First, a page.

The primary analysis was restricted to the seven physiologic measures and age to remain consistent with the “physiologic” step 1 of the standard field decision scheme. Age-specific values for hypotension and abnormal respiratory rates were also included. Three additional variables (gender, injury mechanism, and injury type) were included in a supplemental analysis to assess whether such factors would improve performance of the resulting decision rule.
We used several strategies to minimize bias and account for missing values in the analysis. During data collection, site and agency case enrollment was evaluated monthly. Sites or agencies that had substantially higher or lower case capture (relative to their average) for a given month, as measured using a Poisson distribution with a 5% cutoff, were sent inquiries in an attempt to understand whether such fluctuations were secondary to natural variation versus biased case capture. These assessments were used to improve identification of eligible children and to select a time period for the sample when case capture appeared uniformly present. Because missing values for physiologic measures appeared to vary by age, we used two methods to handle missing values in the analysis: single imputation (imputing missing values using age-specific norms26) and coding missing values using a separate predictor term to assess whether “missingness” itself serves as a predictor of outcome. We did not use multiple imputation to handle missing values because of the difficulty in combining decision trees across multiply imputed data sets. The dates for enrollment and the resulting sample size were based on the inception of the ROC Epistry–Trauma database (December 1, 2005) through the most recent date demonstrating complete case capture and a high level of outcome completion (February 28, 2007).
All analyses performed for this article used R v2.4.0 and the rpart library v3.1-32 (Free Software Foundation Inc., Boston, MA).
There were 1,096 out-of-hospital pediatric trauma patients meeting the physiologic inclusion criteria and having EMS field resuscitation over the 15-month period. After excluding 141 (12.9%) patients with missing outcome information, 955 children were retained for the analysis. Sixty-two (6.5%) children died following EMS resuscitative efforts, of whom seven (11.3% of deaths) children died in the field without transport and 55 died following transport to a hospital. One hundred seventeen (12.3%) children survived and were hospitalized more than two days, while 601 (62.9%) were discharged alive on the same day of evaluation. The distribution of hospital stay among survivors is illustrated in Figure 1. In total, 179 (18.7%) children died or required more than two days in the hospital.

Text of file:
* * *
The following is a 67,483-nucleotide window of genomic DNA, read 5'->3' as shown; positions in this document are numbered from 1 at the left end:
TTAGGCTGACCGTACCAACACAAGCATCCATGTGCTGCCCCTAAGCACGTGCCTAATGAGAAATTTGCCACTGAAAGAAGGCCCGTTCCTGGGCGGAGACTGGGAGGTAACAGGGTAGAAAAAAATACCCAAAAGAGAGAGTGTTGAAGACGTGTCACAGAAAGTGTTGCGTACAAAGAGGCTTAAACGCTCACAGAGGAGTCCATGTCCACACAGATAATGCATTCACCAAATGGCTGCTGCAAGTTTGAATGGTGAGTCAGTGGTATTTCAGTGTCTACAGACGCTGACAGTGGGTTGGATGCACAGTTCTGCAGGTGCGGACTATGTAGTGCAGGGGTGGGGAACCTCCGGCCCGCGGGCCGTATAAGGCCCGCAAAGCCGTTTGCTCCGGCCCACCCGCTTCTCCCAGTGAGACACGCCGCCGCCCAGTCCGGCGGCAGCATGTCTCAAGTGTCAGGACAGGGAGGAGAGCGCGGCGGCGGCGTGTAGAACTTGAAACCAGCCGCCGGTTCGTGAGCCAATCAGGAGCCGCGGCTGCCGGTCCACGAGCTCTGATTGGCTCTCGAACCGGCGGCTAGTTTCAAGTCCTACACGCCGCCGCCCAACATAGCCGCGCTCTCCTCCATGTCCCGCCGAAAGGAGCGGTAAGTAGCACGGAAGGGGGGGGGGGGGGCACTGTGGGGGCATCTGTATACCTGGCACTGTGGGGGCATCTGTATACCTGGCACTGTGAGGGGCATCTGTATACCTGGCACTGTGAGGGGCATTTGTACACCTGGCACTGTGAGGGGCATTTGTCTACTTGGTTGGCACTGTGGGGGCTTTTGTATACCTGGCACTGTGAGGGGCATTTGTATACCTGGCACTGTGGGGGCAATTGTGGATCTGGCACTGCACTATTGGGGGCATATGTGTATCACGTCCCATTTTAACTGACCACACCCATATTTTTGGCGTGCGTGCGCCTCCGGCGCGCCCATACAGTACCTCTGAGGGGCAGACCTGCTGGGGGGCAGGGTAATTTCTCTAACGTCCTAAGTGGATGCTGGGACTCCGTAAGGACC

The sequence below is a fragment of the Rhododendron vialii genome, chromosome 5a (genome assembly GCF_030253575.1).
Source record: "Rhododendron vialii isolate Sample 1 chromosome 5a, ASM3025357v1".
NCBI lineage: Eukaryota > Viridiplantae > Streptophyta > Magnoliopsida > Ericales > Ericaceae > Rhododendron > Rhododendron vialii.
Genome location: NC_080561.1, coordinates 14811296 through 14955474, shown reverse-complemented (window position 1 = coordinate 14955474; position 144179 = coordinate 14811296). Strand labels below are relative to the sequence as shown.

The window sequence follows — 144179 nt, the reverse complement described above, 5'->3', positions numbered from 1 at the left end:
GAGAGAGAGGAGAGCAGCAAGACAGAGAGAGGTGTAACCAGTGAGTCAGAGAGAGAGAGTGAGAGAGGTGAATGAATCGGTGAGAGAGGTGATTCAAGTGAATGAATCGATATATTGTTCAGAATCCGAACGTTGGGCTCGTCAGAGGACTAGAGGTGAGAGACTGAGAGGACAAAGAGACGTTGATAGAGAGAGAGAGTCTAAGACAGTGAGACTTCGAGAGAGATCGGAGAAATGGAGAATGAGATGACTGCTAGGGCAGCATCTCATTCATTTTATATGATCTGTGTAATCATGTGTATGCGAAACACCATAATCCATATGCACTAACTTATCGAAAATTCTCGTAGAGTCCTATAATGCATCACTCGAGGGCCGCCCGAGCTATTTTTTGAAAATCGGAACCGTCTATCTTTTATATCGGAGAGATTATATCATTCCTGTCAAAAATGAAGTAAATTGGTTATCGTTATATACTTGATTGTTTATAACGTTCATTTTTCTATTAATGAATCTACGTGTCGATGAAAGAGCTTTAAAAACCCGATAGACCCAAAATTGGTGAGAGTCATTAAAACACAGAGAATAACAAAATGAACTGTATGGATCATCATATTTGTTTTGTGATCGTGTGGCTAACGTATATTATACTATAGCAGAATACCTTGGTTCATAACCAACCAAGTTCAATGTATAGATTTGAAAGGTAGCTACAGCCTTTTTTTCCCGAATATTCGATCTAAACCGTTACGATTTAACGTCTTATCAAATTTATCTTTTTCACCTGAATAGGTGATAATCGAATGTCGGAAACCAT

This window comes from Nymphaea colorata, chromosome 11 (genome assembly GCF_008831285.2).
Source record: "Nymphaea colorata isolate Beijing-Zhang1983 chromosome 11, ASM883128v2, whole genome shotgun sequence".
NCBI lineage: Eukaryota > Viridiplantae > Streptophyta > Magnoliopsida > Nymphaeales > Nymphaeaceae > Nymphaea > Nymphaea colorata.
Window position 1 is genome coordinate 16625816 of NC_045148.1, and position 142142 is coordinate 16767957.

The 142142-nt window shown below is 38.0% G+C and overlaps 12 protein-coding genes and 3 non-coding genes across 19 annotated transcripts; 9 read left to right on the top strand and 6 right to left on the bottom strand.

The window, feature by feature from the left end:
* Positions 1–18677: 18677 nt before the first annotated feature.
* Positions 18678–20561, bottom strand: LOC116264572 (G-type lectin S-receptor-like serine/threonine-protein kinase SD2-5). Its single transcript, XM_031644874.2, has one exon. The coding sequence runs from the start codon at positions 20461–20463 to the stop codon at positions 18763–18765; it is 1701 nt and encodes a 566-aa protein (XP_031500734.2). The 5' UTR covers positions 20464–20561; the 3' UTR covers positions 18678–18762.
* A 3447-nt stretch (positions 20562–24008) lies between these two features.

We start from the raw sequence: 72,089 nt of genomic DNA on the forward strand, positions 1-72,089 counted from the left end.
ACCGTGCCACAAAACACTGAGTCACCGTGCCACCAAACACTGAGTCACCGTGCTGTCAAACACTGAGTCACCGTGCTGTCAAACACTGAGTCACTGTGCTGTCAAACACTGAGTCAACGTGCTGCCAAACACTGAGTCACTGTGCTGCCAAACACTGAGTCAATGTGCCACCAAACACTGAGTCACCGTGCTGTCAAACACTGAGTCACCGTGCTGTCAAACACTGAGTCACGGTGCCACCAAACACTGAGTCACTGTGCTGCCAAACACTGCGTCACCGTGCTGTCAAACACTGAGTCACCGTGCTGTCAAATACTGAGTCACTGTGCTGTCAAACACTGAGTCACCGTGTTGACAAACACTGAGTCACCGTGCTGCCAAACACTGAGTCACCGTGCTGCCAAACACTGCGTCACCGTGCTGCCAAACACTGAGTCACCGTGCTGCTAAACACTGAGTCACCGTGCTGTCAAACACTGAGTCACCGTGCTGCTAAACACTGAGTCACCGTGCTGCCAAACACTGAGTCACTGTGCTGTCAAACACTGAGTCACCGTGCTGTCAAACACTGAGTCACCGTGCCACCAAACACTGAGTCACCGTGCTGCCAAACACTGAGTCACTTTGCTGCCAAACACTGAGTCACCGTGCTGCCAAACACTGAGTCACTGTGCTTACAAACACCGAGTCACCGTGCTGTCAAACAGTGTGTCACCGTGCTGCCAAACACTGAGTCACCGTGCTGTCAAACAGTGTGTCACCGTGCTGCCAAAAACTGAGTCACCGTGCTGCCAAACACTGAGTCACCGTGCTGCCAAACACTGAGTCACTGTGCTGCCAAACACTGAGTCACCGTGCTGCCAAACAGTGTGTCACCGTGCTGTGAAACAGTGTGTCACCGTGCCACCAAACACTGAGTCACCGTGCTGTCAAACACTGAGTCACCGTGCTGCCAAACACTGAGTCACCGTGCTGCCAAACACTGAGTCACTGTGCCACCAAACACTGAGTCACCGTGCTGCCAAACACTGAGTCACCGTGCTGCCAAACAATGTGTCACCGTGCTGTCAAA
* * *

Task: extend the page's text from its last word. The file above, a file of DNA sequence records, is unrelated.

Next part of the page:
Descriptive characteristics of the cohort are provided in Table 1. Differences were evident between high- and low-risk children for depressed GCS score, ventilatory assistance, SBP ≤90 mmHg, and abnormal respiratory rate. Similar trends were seen among children with only a single physiologic criterion for entry into the sample. Injured children with isolated abnormal respiratory rates or “hypotension” (by adult values) were frequently discharged alive from the hospital within two days (i.e., low risk).
The proportions of children with missing values for the three core physiologic measures (SBP, respiratory rate, and GCS score) were 35.2%, 5.9%, and 22.0%, respectively. Pulse oximetry was the most commonly missing physiologic measure (52.8%). The proportion of missing values for physiologic markers differed by age group and outcome (Figs. 2–4). Missing values for SBP were highest among the youngest children and decreased as age increased. High-risk children had more missing values for SBP across all age groups. Missing values for field respiratory rates did not differ by age group, yet high-risk children tended to have more missing values. Overall, GCS score also had a substantial portion of missing data, although there was no consistent association with age group or outcome.
Using the seven physiologic measures and age, the primary decision tree included assisted ventilation (bag–valve–mask or intubation), GCS score <11, pulse oximetry <95%, and SBP >96 mmHg (Fig. 5). Rule validation demonstrated sensitivity 76.5% (95% confidence interval [CI] 66.4–86.6%) and specificity 71.7% (95% CI 66.7–76.6%) (Table 2). Neither age nor age-specific values for hypotension or respiratory rates were selected for the final physiologic decision tree. In addition, the presence of missing physiologic values was not predictive of outcome in the decision tree. In a supplemental analysis that included the three additional demographic and mechanism factors, the resulting decision tree included assisted ventilation, mechanism of injury (stabbing, firearm, cyclist, or pedestrian vs. auto), and SBP >111 mm Hg (figure not shown). Validation results for the supplemental decision tree had a sensitivity of 70.6% (95% CI 59.8–81.4) and a specificity of 78.3% (95% CI 73.8–82.9) (Table 3). When the “worst” physiologic values were examined (rather than solely using initial physiologic values), the predicted risk group changed in only six (1.6%) patients for the first tree and four (1.0%) for the second tree.